Bph6 encodes an exocyst-localized protein and confers broad resistance to planthoppers in rice

  • Nature Geneticsvolume 50pages297306 (2018)
  • doi:10.1038/s41588-018-0039-6
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The brown planthopper (BPH) and white-backed planthopper (WBPH) are the most destructive insect pests of rice, and they pose serious threats to rice production throughout Asia. Thus, there are urgent needs to identify resistance-conferring genes and to breed planthopper-resistant rice varieties. Here we report the map-based cloning and functional analysis of Bph6, a gene that confers resistance to planthoppers in rice. Bph6 encodes a previously uncharacterized protein that localizes to exocysts and interacts with the exocyst subunit OsEXO70E1. Bph6 expression increases exocytosis and participates in cell wall maintenance and reinforcement. A coordinated cytokinin, salicylic acid and jasmonic acid signaling pathway is activated in Bph6-carrying plants, which display broad resistance to all tested BPH biotypes and to WBPH without sacrificing yield, as these plants were found to maintain a high level of performance in a field that was heavily infested with BPH. Our results suggest that a superior resistance gene that evolved long ago in a region where planthoppers are found year round could be very valuable for controlling agricultural insect pests.

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We thank Q. Qian (China National Rice Research Institute), L. Han (Chinese Academy of Agricultural Sciences), L. Yan (Jiangxi Academy of Agricultural Sciences) and D. Pan (Guangdong Academy of Agricultural Sciences) for kindly providing rice germplasm, S. Wang (Huazhong Agricultural University) for kindly providing the rice disease pathogen PXO145, Y. Lin (Huazhong Agricultural University) for kindly providing the striped stem borer insects, D. Zeng (China National Rice Research Institute) for kindly providing the WBPH insects, Y. Liu for suggestions for the experiments, and Q. Zhang, R. He and J. Blackwell for edits and suggestions. This work was supported by grants from the National Natural Science Foundation of China (31230060 and 31630063, both to G.H.), the National Program on Research and Development of Transgenic Plants (2016ZX08009-003-001 to G.H.) and the National Key Research and Development Program (2016YFD0100600 and 2016YFD0100900, both to G.H.).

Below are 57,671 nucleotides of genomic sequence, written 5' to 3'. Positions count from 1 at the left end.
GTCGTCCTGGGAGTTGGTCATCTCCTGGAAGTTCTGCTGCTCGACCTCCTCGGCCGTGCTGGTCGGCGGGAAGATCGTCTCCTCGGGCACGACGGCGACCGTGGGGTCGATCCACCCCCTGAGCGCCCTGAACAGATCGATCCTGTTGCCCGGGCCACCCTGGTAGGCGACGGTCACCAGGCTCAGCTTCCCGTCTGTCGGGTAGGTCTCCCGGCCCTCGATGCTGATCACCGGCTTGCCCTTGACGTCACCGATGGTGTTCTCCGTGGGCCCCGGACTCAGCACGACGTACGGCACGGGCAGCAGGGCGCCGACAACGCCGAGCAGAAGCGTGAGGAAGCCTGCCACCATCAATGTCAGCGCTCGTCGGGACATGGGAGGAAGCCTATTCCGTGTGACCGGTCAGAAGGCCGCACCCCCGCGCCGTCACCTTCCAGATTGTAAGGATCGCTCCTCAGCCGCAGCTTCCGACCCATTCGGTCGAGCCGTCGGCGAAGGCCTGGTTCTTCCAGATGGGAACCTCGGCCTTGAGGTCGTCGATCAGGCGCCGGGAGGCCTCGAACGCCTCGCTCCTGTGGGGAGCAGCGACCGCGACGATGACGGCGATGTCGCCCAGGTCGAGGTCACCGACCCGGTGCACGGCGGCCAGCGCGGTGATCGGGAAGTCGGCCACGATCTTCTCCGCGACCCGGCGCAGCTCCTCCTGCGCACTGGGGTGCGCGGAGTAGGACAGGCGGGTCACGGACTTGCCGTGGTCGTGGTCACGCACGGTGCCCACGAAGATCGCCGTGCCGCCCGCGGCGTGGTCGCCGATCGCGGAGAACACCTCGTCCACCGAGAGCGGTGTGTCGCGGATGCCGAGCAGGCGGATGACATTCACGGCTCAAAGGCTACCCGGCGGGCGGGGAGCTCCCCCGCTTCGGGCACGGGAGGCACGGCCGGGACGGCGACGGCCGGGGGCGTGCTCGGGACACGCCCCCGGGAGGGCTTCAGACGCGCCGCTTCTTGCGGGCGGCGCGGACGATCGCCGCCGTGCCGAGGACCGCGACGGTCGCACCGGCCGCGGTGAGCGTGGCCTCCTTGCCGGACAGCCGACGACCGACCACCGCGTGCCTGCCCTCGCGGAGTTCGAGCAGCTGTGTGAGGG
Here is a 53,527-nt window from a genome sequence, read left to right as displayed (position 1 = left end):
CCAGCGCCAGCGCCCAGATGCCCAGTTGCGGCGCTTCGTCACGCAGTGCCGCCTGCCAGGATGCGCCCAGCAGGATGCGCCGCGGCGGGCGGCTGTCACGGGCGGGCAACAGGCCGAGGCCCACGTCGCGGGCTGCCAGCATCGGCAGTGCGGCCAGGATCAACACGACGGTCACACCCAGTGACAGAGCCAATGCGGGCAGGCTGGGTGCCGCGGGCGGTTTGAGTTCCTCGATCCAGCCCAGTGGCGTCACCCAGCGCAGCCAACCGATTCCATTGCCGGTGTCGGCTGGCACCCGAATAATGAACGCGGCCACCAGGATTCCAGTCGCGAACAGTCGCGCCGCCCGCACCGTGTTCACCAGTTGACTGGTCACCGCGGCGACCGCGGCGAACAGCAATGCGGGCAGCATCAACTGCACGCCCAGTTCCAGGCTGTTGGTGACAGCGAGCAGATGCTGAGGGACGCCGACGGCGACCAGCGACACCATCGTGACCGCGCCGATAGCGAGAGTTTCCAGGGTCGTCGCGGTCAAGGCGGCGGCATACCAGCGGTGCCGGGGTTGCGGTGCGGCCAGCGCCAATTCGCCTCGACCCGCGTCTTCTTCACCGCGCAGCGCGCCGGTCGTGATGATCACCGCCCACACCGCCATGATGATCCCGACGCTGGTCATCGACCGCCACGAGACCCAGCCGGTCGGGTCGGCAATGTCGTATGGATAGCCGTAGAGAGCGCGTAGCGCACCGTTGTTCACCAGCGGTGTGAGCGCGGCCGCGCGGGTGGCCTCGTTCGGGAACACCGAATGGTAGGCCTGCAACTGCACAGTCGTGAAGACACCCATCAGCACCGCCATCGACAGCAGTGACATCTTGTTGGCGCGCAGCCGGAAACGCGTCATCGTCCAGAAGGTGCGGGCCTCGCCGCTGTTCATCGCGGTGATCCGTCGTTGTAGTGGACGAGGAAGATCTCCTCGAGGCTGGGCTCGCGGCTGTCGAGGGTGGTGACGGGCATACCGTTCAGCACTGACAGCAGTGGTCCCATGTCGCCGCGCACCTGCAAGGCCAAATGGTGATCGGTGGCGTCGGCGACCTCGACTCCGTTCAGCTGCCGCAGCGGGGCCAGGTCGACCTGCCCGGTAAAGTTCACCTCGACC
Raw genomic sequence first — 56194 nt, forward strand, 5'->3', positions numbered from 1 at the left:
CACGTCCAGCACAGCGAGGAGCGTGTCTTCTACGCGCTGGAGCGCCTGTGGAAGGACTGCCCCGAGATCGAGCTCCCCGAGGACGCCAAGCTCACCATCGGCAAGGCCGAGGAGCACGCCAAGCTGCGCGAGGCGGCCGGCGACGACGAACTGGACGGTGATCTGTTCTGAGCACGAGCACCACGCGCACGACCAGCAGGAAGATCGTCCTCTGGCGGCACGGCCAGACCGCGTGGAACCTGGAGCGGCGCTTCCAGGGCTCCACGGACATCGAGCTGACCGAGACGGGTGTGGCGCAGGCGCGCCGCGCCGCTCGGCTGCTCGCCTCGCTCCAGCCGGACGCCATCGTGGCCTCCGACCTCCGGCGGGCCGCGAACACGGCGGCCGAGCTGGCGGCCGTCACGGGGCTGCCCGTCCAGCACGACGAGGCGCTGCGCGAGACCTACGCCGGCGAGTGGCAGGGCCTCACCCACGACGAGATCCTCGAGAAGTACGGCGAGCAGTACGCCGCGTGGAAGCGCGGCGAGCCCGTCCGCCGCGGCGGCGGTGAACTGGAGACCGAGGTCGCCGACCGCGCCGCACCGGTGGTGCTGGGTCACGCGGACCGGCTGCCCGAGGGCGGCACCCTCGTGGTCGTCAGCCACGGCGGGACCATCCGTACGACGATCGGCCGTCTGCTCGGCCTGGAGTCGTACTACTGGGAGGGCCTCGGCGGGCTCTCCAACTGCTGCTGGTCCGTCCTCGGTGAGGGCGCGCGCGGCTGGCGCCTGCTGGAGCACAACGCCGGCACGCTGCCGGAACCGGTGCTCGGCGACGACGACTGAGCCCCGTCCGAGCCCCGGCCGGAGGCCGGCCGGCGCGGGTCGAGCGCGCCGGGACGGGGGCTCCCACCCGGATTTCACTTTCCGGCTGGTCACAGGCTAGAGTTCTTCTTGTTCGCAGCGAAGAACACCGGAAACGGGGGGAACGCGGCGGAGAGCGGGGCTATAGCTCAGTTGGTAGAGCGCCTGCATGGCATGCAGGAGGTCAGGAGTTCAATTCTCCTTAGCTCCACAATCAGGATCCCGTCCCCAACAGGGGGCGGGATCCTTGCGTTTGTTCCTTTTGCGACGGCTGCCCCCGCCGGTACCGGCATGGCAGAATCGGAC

Author information

Author notes

  1. Jianping Guo, Chunxue Xu and Di Wu contributed equally to this work.


  1. State Key Laboratory of Hybrid Rice, College of Life Sciences, Wuhan University, Wuhan, China

    • Jianping Guo
    • , Chunxue Xu
    • , Di Wu
    • , Yan Zhao
    • , Yongfu Qiu
    • , Xiaoxiao Wang
    • , Shengli Jing
    • , Xinxin Shangguan
    • , Huiying Wang
    • , Yinhua Ma
    • , Liang Hu
    • , Yan Wu
    • , Shaojie Shi
    • , Wenliang Wang
    • , Lili Zhu
    • , Rongzhi Chen
    • , Bo Du
    •  & Guangcun He
  2. National Key Laboratory of Crop Genetic Improvement, Huazhong Agricultural University, Wuhan, China

    • Yidan Ouyang
  3. Key Laboratory of Analytical Chemistry for Biology and Medicine (Ministry of Education), College of Chemistry and Molecular Sciences, Wuhan University, Wuhan, China

    • Baodong Cai
    •  & Yuqi Feng
  4. BGI-Shenzhen, Shenzhen, China

    • Xin Liu
    •  & Xun Xu


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G.H. conceived and supervised the project; G.H. and J.G. designed the experiments; J.G. performed most of the experiments; C.X., Y.Z., D.W., B.D., X.W., Y.O., X.L., W.W., Y.Q., S.J., B.C., X.S., H.W., Y.M., Y.W., L.H., S.S., L.Z., X.X., R.C. and Y.F. performed some of the experiments; and J.G., C.X., D.W., B.D., Y.Z. and G.H. analyzed data and wrote the manuscript.

Competing interests

The authors declare no competing financial interests.

Corresponding authors

Correspondence to Bo Du or Guangcun He.

Supplementary information

  1. Supplementary Text and Figures

    Supplementary Figures 1–27 and Supplementary Tables 1, 2, 4, 5, 7, 10 and 11

  2. Life Sciences Reporting Summary

  3. Supplementary Table 3

    GeneChip data for comparing Nip-Bph6-NIL and Bph6-RNAi plants

  4. Supplementary Table 6

    Information on accessions of wild rice and cultivated varieties that were sequenced in the Bph6 coding region

  5. Supplementary Table 8

    List of SNPs between Swarnalata or Nipponbare and the 80 haplotypes

  6. Supplementary Table 9

    List of indels between Swarnalata or Nipponbare and the 80 haplotypes